Objective: Alternate day fasting may extend lifespan in rodents and is feasible for short periods in nonobese humans. The aim of this study was to examine the effects of 3 weeks of alternate day fasting on glucose tolerance and skeletal muscle expression of genes involved in fatty acid transport/oxidation, mitochondrial biogenesis, and stress response.
Research methods and procedures: Glucose and insulin responses to a standard meal were tested in nonobese subjects (eight men and eight women; BMI, 20 to 30 kg/m(2)) at baseline and after 22 days of alternate day fasting (36 hour fast). Muscle biopsies were obtained from a subset of subjects (n = 11) at baseline and on day 21 (12-hour fast).
Results: Glucose response to a meal was slightly impaired in women after 3 weeks of treatment (p < 0.01), but insulin response was unchanged. However, men had no change in glucose response and a significant reduction in insulin response (p < 0.03). There were no significant changes in the expression of genes involved in mitochondrial biogenesis or fatty acid transport/oxidation, although a trend toward increased CPT1 expression was observed (p < 0.08). SIRT1 mRNA expression was increased after alternate day fasting (p = 0.01).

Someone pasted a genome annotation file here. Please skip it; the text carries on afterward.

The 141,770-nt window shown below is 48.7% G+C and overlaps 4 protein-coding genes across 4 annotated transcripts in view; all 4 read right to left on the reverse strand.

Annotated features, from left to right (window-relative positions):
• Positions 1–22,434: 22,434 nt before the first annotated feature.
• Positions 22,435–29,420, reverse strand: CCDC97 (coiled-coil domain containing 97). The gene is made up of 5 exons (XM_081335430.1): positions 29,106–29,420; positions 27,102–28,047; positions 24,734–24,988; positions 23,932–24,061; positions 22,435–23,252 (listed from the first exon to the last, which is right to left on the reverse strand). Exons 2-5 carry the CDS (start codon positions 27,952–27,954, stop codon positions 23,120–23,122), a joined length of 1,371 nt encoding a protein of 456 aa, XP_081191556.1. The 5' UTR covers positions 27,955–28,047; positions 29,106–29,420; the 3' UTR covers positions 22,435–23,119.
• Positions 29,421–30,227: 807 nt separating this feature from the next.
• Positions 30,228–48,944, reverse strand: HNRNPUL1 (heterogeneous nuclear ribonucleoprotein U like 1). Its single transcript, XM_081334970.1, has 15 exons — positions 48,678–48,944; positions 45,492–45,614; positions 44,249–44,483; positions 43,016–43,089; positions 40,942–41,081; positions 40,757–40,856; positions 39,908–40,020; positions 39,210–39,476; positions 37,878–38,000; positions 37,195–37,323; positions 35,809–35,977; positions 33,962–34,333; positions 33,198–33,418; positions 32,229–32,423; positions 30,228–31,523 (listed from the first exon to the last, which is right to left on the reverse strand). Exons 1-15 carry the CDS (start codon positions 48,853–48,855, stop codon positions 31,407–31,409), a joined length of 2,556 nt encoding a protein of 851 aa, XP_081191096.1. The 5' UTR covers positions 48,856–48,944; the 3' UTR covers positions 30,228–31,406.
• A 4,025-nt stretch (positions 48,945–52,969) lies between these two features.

Discussion: Alternate day fasting may adversely affect glucose tolerance in nonobese women but not in nonobese men. The gene expression results indicate that fatty acid oxidation and mitochondrial biogenesis are unaffected by alternate day fasting. However, the increased expression in SIRT1 suggests that alternate day fasting may improve stress resistance, a commonly observed feature of calorie-restricted rodents.